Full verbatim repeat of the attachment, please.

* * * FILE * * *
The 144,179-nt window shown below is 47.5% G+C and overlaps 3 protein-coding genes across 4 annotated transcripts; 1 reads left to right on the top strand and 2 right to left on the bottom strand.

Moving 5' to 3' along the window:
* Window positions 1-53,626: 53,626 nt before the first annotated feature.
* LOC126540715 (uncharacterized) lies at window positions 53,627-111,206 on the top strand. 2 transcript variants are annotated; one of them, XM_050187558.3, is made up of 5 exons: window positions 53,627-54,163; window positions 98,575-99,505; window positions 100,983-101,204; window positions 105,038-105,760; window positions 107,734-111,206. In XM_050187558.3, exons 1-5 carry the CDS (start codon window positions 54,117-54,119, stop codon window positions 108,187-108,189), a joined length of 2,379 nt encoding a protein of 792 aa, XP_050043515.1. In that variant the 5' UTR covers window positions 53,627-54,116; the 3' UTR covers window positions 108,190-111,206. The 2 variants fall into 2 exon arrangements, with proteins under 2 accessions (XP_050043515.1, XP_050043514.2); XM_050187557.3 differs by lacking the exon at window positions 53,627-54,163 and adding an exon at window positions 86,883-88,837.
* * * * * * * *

The 144,179-nt window shown below is 47.5% G+C and overlaps 3 protein-coding genes across 4 annotated transcripts; 1 reads left to right on the top strand and 2 right to left on the bottom strand.

Moving 5' to 3' along the window:
* Window positions 1-53,626: 53,626 nt before the first annotated feature.
* LOC126540715 (uncharacterized) lies at window positions 53,627-111,206 on the top strand. 2 transcript variants are annotated; one of them, XM_050187558.3, is made up of 5 exons: window positions 53,627-54,163; window positions 98,575-99,505; window positions 100,983-101,204; window positions 105,038-105,760; window positions 107,734-111,206. In XM_050187558.3, exons 1-5 carry the CDS (start codon window positions 54,117-54,119, stop codon window positions 108,187-108,189), a joined length of 2,379 nt encoding a protein of 792 aa, XP_050043515.1. In that variant the 5' UTR covers window positions 53,627-54,116; the 3' UTR covers window positions 108,190-111,206. The 2 variants fall into 2 exon arrangements, with proteins under 2 accessions (XP_050043515.1, XP_050043514.2); XM_050187557.3 differs by lacking the exon at window positions 53,627-54,163 and adding an exon at window positions 86,883-88,837.